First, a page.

It’s a new month and it’s the beginning of meteorological winter. Astronomically, it doesn’t commence until the solstice occurs at 6:12am on the 21st. This actually is the earliest arrival of winter since 1896! Can we say that it is going to be a long winter? Clearly, it is going to be more harsh than last winter! By the time it is all over, many might be saying that it was a very severe winter especially following the most open winter that most of us will ever experience. There is an element of the unknown going forward but I can give you some guarantees. For the month of December, the sunrise shifts from 6:54 at the beginning of the month to 7:13 at the end of the month. The sunset shifts from 4:12 at the start to 4:22 at the end. The earliest sunset happens on December 8 at 4:11pm. The average high temperature for Boston starts at 46 on 12/1 then ends at 38 on 12/31. The average low temperature starts at 33 on 12/1 then ends at 24 on 12/31. Boston’s lowest temperature ever recorded in December was -17 degrees on the 29th in 1933! Its highest temperature ever recorded in December was 76 degrees on the 7th in 1998! December’s Full Cold Moon occurs at 5:21am on the 28th. The highest scheduled astronomical tides actually occur during the new moon phase this month. The heights will exceed 12 feet during the late mornings of the 13th, 14th and 15th. The intense Geminid Meteor Shower will peak on the night of the 13th into the 14th with no moonlight interference. In case you missed the picturesque gathering of the Moon and Jupiter a few nights ago, there will be a strikingly close conjunction on Christmas Night.
Weatherwise, we had a rather appropos day for the beginning of meteorological winter. Occasional snow showers this morning produced a widespread coating across the region ranging up to 0.5 to 1.5 inches except over Cape Cod. The temperatures held essentially constant through most of the day with upper 20s mainly west and north of the I-95 corridor from Providence to Boston. Milder air invading Cape Cod late in the day will ever so gradually nudge farther northwestward as the night progresses. Icing of some of the pavements plus patchy freezing mist may indeed produce slippery conditions from place to place especially over country roads, town streets and driveways and steps, etc. Be cautious! The National Weather Service has issued a Winter Weather Advisory for much of the night over inland zones. There could be some fog formation as well. As a warm frontal boundary sluggishly lifts across the area in the morning, there might be some more patchy mist and spotty showers. Eventually, some brightening should occur and much warmer weather will materialize with afternoon highs closer to 55 except in colder valley areas well north and west of Boston.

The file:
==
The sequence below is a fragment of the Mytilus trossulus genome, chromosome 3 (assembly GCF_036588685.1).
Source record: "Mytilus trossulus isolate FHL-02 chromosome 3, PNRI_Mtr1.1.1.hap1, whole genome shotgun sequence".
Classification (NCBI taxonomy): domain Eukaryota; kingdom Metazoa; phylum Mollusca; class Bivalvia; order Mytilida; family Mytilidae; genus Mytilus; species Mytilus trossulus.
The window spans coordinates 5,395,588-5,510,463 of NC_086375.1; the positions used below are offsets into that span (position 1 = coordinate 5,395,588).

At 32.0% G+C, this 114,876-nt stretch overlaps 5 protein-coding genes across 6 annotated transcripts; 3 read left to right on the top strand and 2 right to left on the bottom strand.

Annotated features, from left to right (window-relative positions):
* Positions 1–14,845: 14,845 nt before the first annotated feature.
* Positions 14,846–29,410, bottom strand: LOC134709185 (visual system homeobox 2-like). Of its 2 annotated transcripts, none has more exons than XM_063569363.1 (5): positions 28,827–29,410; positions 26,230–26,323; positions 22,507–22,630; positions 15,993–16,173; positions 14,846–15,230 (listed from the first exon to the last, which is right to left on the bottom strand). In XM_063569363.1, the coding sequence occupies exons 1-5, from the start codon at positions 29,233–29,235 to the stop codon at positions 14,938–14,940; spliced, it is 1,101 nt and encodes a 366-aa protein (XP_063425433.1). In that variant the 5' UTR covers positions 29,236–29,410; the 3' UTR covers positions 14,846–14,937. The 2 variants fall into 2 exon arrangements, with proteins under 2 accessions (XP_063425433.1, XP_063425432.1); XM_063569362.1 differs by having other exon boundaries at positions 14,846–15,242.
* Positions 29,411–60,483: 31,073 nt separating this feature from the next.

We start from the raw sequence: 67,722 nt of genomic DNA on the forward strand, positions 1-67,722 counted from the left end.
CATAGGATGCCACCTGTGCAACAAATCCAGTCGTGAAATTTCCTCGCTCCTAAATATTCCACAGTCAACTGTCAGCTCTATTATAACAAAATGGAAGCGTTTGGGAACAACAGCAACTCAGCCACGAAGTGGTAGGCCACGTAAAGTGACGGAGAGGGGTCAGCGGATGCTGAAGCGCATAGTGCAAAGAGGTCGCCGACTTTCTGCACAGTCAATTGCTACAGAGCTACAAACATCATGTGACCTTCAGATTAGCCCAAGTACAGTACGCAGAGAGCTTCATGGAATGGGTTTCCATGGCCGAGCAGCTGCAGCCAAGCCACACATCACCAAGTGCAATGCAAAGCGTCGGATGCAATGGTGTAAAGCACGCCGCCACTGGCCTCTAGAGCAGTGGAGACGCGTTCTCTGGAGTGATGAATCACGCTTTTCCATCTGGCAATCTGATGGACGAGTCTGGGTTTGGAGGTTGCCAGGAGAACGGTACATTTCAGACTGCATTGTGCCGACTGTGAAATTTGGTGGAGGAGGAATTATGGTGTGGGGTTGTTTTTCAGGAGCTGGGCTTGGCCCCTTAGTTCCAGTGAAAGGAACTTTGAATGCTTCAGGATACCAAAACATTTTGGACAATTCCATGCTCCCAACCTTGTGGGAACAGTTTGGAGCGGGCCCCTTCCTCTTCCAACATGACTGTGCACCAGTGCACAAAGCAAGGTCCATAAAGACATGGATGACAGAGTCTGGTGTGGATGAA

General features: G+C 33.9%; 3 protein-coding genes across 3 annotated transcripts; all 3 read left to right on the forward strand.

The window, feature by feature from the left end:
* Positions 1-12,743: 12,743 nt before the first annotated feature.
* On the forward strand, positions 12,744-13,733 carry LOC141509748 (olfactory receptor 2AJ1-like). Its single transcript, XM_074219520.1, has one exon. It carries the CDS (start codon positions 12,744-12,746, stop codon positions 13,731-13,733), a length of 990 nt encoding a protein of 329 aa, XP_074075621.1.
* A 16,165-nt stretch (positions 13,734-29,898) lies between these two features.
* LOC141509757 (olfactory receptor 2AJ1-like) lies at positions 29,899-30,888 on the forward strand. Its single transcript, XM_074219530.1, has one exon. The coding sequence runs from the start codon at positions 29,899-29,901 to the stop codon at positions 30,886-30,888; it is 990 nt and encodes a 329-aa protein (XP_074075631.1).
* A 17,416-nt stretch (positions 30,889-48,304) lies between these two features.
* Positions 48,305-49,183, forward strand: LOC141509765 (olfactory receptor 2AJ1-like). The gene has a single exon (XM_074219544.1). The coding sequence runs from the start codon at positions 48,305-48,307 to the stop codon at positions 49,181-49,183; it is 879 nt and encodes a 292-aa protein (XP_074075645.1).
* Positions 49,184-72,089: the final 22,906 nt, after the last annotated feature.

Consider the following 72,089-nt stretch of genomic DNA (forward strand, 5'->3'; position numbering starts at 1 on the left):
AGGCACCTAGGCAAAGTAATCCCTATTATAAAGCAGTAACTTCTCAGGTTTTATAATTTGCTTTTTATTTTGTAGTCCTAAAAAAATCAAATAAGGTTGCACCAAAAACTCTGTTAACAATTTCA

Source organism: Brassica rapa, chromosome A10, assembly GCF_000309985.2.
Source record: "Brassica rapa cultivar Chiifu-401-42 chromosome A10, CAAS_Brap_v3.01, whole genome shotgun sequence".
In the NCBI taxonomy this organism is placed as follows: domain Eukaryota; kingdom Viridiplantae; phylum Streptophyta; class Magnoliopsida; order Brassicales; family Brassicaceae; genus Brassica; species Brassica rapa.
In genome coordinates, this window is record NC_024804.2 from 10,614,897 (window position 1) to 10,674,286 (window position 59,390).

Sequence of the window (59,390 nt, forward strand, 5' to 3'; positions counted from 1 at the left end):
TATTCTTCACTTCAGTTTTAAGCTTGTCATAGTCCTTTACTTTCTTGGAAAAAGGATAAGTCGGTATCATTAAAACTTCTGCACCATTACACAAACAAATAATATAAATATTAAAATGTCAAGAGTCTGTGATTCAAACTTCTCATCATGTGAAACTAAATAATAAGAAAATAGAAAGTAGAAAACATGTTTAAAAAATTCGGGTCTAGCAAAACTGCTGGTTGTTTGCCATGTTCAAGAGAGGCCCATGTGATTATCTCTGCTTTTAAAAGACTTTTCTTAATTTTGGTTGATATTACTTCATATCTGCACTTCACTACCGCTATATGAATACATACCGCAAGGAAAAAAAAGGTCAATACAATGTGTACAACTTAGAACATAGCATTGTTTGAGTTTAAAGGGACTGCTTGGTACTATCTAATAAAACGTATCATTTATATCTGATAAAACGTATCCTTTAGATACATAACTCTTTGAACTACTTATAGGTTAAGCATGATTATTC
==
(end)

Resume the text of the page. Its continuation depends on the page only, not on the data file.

Looking ahead, a cold front will trigger a batch of showers hitting many but not all areas tomorrow evening. The showers should be offshore before dawn on Monday so a return of sunshine is anticipated with little cold advection behind that front. I am predicting another 55 or so on Monday. Tuesday will be the warmest day of the week as a southwesterly wind freshens ahead of the next approaching cold front. I’m shooting for 60 followed by another batch of showers later Tuesday night to near dawn on Wednesday. It should become partly sunny with afternoon snow showers confined to the hills and mountains up north. As a ridge of high pressure pushes into the region, it will be mainly sunny and breezy on Thursday with middle 40s for highs likely. After that, the next frontal boundary with a wave of low pressure will create wet conditions next Saturday. We’ll have to watch all the arctic air in Canada. Eventually, we could be blasted with some of it about 10-14 days from now.
Joe Joyce delivers his latest WBZ AccuWeather Forecast in the morning and I shall return later in the day.
Enjoy the rest of the weekend.